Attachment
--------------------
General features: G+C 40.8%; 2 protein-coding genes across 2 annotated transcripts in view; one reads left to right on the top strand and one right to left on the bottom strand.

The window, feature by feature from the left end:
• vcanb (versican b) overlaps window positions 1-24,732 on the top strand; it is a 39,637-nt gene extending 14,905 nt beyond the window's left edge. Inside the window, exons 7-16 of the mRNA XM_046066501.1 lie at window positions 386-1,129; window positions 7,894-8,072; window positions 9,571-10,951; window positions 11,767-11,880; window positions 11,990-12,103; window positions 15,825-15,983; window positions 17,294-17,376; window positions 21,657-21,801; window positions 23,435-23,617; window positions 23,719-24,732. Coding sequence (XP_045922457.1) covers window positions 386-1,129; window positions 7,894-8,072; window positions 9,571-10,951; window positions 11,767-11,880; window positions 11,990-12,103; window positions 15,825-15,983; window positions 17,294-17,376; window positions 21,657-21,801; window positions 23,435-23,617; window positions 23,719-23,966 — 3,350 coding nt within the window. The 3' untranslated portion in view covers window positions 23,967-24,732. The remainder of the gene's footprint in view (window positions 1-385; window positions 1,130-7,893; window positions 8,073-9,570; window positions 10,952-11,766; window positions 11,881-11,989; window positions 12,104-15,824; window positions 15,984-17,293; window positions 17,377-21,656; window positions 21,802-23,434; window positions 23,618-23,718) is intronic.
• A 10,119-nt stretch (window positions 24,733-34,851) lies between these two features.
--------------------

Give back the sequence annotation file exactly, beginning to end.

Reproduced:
General features: G+C 40.8%; 2 protein-coding genes across 2 annotated transcripts in view; one reads left to right on the top strand and one right to left on the bottom strand.

The window, feature by feature from the left end:
• vcanb (versican b) overlaps window positions 1-24,732 on the top strand; it is a 39,637-nt gene extending 14,905 nt beyond the window's left edge. Inside the window, exons 7-16 of the mRNA XM_046066501.1 lie at window positions 386-1,129; window positions 7,894-8,072; window positions 9,571-10,951; window positions 11,767-11,880; window positions 11,990-12,103; window positions 15,825-15,983; window positions 17,294-17,376; window positions 21,657-21,801; window positions 23,435-23,617; window positions 23,719-24,732. Coding sequence (XP_045922457.1) covers window positions 386-1,129; window positions 7,894-8,072; window positions 9,571-10,951; window positions 11,767-11,880; window positions 11,990-12,103; window positions 15,825-15,983; window positions 17,294-17,376; window positions 21,657-21,801; window positions 23,435-23,617; window positions 23,719-23,966 — 3,350 coding nt within the window. The 3' untranslated portion in view covers window positions 23,967-24,732. The remainder of the gene's footprint in view (window positions 1-385; window positions 1,130-7,893; window positions 8,073-9,570; window positions 10,952-11,766; window positions 11,881-11,989; window positions 12,104-15,824; window positions 15,984-17,293; window positions 17,377-21,656; window positions 21,802-23,434; window positions 23,618-23,718) is intronic.
• A 10,119-nt stretch (window positions 24,733-34,851) lies between these two features.